Project-Based Organizational Structure
A project is an organizational effort with a specific objective that needs resources, and must meet time, cost and quality requirements. A variety of businesses in construction, entertainment, aerospace and other fields use projects to organize their work. In a functional structure, work is organized in departments based on specialties such as marketing and finance. However, in a project-based organization, most of the business functions are organized in projects. Small-business managers may consider adopting a project-based structure to improve effectiveness.
Companies often set up projects to exploit new business opportunities. A project involves the development of a specific product targeted at select customers. Usually the customer offers crucial feedback in the development of the product; an example is the construction of a new production plant or designing an advertising campaign. The project-based organizational structure is not suitable for mass production.
In a project-based organizational structure, there is a general manager or CEO; also, there may be functional departments such as operations and finance, but projects are the main units of conducting activities. Project teams conduct almost all operations of the company. Functional managers make sure that projects have access to employees with the right functional expertise. Project managers have a lot of autonomy and are responsible for delivering results. They select team members, allocate tasks and oversee performance.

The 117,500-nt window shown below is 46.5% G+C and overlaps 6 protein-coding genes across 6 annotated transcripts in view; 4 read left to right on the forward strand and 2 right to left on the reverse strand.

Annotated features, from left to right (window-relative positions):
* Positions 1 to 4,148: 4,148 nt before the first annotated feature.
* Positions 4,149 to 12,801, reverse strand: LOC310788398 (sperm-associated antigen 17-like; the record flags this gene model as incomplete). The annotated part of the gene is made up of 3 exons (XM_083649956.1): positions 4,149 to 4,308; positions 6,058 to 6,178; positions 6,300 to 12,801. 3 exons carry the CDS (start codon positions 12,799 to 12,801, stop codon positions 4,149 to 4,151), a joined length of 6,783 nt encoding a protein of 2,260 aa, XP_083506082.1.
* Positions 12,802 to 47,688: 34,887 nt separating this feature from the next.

In a project-based organizational structure, employees are assigned to projects and report to the project manager. The project manager conducts performance appraisals and prepares career development plans for project team members. This improves employee loyalty to project goals. Moreover, because the project manager has direct control and authority over project operations, flexibility and response time to changing circumstances improve.
Without devising procedures to share knowledge between projects, learning in the company suffers. Projects need their own resources and expertise; as a result, duplication of resources is another problem with project-based organization. Additionally, when personnel keep moving from one project to another, professional growth and career continuity of employees suffer. Managers should strive to clarify the contribution of the project to the overall mission of the company to avoid ambiguity for employees.